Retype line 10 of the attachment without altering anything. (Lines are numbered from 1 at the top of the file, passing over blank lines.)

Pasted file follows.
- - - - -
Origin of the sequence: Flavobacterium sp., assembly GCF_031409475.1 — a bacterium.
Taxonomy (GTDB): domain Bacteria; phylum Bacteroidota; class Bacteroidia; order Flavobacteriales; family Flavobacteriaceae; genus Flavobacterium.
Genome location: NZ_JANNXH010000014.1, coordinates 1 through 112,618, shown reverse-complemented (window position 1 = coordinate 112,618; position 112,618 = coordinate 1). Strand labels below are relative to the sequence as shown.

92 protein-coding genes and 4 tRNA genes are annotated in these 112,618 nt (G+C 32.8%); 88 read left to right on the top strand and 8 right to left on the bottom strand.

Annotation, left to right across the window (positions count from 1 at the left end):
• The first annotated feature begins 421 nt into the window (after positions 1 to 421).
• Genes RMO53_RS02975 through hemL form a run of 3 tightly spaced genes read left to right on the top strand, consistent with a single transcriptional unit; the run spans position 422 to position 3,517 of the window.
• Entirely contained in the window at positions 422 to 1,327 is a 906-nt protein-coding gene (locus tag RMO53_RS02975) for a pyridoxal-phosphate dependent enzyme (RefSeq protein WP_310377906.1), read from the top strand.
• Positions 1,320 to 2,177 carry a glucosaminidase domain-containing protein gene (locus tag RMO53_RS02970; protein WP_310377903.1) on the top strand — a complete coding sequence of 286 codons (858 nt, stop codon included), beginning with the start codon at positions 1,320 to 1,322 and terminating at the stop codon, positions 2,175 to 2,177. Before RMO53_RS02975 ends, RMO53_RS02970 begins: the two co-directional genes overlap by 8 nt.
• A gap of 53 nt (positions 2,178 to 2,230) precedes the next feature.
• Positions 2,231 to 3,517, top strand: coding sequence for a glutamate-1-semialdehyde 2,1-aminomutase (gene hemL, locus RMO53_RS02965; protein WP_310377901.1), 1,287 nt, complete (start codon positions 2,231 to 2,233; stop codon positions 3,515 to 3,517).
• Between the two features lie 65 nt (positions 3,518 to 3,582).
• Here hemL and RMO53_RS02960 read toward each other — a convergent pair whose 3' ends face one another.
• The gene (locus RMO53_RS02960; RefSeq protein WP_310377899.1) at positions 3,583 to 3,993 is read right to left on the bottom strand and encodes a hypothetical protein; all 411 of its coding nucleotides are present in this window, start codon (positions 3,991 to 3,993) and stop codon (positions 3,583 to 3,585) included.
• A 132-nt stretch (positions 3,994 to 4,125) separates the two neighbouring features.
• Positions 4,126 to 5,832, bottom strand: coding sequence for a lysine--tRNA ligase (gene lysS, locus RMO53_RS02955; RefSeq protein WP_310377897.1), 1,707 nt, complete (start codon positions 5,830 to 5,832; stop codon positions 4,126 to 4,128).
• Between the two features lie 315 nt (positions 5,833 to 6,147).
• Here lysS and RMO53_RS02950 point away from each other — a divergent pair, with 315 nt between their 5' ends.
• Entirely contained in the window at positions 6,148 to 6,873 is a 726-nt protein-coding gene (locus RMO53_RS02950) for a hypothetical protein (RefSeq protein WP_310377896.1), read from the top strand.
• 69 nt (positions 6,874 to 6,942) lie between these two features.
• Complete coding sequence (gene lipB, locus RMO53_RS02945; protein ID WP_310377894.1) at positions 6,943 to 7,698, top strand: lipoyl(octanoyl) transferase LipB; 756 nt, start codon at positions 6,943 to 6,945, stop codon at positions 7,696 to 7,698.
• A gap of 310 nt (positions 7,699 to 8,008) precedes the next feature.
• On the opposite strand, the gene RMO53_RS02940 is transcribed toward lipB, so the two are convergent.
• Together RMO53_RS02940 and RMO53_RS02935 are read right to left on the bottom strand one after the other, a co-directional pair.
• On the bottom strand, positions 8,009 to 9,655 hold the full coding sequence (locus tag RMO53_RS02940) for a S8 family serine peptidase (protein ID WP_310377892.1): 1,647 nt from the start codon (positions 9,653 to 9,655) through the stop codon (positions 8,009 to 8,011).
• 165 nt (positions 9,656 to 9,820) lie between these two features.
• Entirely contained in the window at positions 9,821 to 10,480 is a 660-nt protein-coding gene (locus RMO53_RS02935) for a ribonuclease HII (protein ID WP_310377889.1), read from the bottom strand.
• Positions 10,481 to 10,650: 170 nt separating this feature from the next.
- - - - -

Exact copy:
• A gap of 53 nt (positions 2,178 to 2,230) precedes the next feature.